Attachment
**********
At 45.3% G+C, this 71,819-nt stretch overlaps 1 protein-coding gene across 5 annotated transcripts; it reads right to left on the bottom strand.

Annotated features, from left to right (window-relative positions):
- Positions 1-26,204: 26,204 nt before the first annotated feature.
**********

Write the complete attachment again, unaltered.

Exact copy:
At 45.3% G+C, this 71,819-nt stretch overlaps 1 protein-coding gene across 5 annotated transcripts; it reads right to left on the bottom strand.

Annotated features, from left to right (window-relative positions):
- Positions 1-26,204: 26,204 nt before the first annotated feature.